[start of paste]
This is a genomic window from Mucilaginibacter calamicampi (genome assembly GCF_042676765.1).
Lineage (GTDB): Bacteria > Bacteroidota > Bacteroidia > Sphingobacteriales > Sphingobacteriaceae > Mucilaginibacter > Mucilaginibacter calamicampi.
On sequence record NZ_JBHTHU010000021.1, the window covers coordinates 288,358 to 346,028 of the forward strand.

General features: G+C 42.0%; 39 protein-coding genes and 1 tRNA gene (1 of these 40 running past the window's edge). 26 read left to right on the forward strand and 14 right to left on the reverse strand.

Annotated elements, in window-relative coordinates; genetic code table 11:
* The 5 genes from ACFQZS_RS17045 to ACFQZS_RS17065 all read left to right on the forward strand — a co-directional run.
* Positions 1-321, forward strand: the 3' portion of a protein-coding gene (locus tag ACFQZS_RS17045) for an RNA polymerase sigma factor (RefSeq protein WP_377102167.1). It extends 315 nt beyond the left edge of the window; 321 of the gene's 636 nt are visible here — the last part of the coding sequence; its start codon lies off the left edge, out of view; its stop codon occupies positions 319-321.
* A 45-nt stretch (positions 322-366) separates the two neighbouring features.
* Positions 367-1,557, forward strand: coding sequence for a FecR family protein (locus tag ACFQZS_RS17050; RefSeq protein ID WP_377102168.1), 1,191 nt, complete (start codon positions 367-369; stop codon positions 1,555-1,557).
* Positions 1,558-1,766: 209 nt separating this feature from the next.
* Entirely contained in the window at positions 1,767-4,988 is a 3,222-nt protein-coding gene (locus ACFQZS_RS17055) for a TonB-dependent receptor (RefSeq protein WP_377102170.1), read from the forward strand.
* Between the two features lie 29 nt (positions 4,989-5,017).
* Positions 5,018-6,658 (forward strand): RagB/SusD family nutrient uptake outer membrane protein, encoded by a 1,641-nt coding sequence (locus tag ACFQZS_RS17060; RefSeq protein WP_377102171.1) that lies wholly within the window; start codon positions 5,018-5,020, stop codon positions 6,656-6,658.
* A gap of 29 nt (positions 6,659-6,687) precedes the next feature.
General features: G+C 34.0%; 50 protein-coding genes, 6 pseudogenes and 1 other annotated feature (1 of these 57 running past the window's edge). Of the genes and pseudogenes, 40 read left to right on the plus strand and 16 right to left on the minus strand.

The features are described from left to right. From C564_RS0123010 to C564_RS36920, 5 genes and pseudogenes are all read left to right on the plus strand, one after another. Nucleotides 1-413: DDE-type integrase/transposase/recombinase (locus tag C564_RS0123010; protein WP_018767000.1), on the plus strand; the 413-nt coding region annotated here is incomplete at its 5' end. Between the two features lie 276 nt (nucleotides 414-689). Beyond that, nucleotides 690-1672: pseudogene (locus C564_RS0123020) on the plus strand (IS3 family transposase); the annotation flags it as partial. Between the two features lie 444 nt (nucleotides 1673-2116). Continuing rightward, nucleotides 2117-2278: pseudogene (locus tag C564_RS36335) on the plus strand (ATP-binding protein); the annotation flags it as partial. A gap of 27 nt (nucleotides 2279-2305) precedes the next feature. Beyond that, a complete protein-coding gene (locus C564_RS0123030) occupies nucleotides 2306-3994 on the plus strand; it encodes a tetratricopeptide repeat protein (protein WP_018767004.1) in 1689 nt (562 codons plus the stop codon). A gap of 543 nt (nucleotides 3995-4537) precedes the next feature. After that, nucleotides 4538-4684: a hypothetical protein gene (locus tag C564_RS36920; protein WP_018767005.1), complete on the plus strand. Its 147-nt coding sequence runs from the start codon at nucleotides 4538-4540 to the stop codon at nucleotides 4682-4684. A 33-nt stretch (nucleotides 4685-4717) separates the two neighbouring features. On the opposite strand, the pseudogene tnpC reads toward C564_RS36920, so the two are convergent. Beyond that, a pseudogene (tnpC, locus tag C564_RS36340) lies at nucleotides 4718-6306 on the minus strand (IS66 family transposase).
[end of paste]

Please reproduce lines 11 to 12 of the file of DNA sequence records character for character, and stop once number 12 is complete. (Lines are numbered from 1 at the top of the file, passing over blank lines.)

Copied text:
* Entirely contained in the window at positions 1,767-4,988 is a 3,222-nt protein-coding gene (locus ACFQZS_RS17055) for a TonB-dependent receptor (RefSeq protein WP_377102170.1), read from the forward strand.
* Between the two features lie 29 nt (positions 4,989-5,017).